Buttercup is so intensely private about her feelings that she doesn’t even tell the “farm boy” that she loves him; instead, she comes up with reasons to have him do things for her, rather than do them for herself. The narrator says she figures out one day that by saying “as you wish,” he is actually saying “I love you,” even though he never said it to her. She agrees to marry Humperdink, even though she knows she doesn’t love him and never will; her heart belongs to Westley alone. Her emotions dictate her decisions, including her decision to commit suicide in the honeymoon suite. When the Dread Pirate Roberts accuses her of betraying true love, Buttercup retaliates violently, insisting he doesn’t know her or her feelings, and cannot possibly imagine the depths of “true love,” with the implication that she alone feels these things. Buttercup likens her lover’s eyes to the sea after a storm. She is also somewhat naïve and almost pathetically inept when it comes to reacting to the physical environment – though she leaps into the water to get away from the ship, when they reach the top of the cliffs, she merely lays there, senseless, while the men cut the rope of the man trying to save her. In the fire swamp, Westley has to save her multiple times because she is oblivious to the environment – she doesn’t notice the ROUS’s until they leap on him, the lightening sand until she falls into it, or the fire bursts. When he’s attacked by a rodent, she stands there in shock and has no clue what to do or how to help him, merely pushing the rodent away with a stick when it comes after her (and shouting to be rescued). Buttercup senses that the guards are going to kill Westley, and she can’t have that, so she barters for their life, promising to marry the prince if he will let Westley go back to his ship. She naively assumes he will keep his word, but later figures out that he hasn’t, and though she has no reason to believe otherwise, firmly remains convinced that her lover will save her, because their love is so deep and passionate and true, nothing can stand in its path. She figures out after the prince shows confusion about his “four fastest ships” that he never sent word to her love in the first place. She is not always aware of danger until it is too late, since she assumes the worst of no one. Buttercup spends a lot of time looping into Si, in how she can’t move on from her lover’s death even years later. She remains convinced that he is the only person she will ever love, that there is no one else for her, that she can do nothing to change her circumstances. She may as well remain true to his memory, rather than adapting to the outside world. Rather than talk about her feelings, she acts on them. She is decisive in what she wants and able to articulate it, as well as insults toward Humperdink, without hesitation. Buttercup is not a creative thinker, and is stumped by problems – she relies on Westley to think his way out of their plight, because she can’t often do it herself. Though, she does make some plans and tries to carry them out (“I intend to kill myself…”)… usually led by her feelings.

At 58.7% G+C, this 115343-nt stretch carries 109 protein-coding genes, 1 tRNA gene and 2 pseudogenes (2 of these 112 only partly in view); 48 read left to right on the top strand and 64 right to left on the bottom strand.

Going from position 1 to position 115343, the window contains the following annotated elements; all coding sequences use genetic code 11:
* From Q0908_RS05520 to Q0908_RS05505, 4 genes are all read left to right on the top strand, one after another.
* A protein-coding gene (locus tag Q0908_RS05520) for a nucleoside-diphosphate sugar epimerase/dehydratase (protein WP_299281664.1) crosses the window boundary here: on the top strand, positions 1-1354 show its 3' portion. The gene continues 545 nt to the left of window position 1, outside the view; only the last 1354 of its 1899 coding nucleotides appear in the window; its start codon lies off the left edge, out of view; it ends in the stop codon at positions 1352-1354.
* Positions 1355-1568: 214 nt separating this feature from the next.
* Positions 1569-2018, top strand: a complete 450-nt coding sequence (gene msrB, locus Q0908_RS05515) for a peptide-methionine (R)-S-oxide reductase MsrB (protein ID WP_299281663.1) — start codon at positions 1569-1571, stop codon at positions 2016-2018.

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Buttercup is very firm in all of her opinions, and doesn’t hesitate to tell anyone off; she enjoys bossing Wesley around, and being proper at the beginning, wanting to do things right. She’s very offended in her dream when accused of marrying someone who is not her true love, because it would be the wrong thing to do. She accepts the Prince’s lies about finding her lover because he calls upon his honor, and it doesn’t occur to her to distrust him immediately. It only occurs to her later, after he makes a mistake in front of her, that he is lying to her (showing her sense of idealism). It’s all or none with her – she doesn’t hesitate to moralize and lecture at the Dread Pirate Roberts, or to tell him off with no regard for her personal safety (“I loved him more than a killer like you could ever dream of!”). Buttercup’s motivations and ambitions in life are almost nil, especially after she thinks Wesley has died. She simply decides to give up on her life, since she will “never love again,” and goes along with things she doesn’t want to do, just because other people ask it of her (she doesn’t care about Prince Humperdink, but still agrees to marry him for whatever reason; and then intends to kill herself, when he goes through with the marriage, after thanking his father for being sweet to her). She also tends to believe the best in people, to her own downfall—she thinks nothing of three strangers approaching her, and can do nothing to stop them from knocking her unconscious and kidnapping her.